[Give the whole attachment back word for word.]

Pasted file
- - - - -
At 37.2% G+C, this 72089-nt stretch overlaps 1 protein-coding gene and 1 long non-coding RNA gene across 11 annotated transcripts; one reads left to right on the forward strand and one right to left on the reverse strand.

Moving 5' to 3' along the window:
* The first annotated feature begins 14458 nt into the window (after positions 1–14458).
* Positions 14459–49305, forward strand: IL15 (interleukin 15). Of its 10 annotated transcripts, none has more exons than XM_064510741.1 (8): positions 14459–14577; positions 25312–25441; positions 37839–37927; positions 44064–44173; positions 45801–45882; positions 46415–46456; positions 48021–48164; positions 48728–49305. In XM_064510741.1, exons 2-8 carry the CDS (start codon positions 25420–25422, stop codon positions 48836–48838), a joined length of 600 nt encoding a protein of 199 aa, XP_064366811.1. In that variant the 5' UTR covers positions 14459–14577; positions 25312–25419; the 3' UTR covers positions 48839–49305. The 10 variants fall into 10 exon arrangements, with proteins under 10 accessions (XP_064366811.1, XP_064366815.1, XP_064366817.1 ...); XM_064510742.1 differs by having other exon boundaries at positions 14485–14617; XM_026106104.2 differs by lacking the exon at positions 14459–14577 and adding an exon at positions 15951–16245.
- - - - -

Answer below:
At 37.2% G+C, this 72089-nt stretch overlaps 1 protein-coding gene and 1 long non-coding RNA gene across 11 annotated transcripts; one reads left to right on the forward strand and one right to left on the reverse strand.

Moving 5' to 3' along the window:
* The first annotated feature begins 14458 nt into the window (after positions 1–14458).
* Positions 14459–49305, forward strand: IL15 (interleukin 15). Of its 10 annotated transcripts, none has more exons than XM_064510741.1 (8): positions 14459–14577; positions 25312–25441; positions 37839–37927; positions 44064–44173; positions 45801–45882; positions 46415–46456; positions 48021–48164; positions 48728–49305. In XM_064510741.1, exons 2-8 carry the CDS (start codon positions 25420–25422, stop codon positions 48836–48838), a joined length of 600 nt encoding a protein of 199 aa, XP_064366811.1. In that variant the 5' UTR covers positions 14459–14577; positions 25312–25419; the 3' UTR covers positions 48839–49305. The 10 variants fall into 10 exon arrangements, with proteins under 10 accessions (XP_064366811.1, XP_064366815.1, XP_064366817.1 ...); XM_064510742.1 differs by having other exon boundaries at positions 14485–14617; XM_026106104.2 differs by lacking the exon at positions 14459–14577 and adding an exon at positions 15951–16245.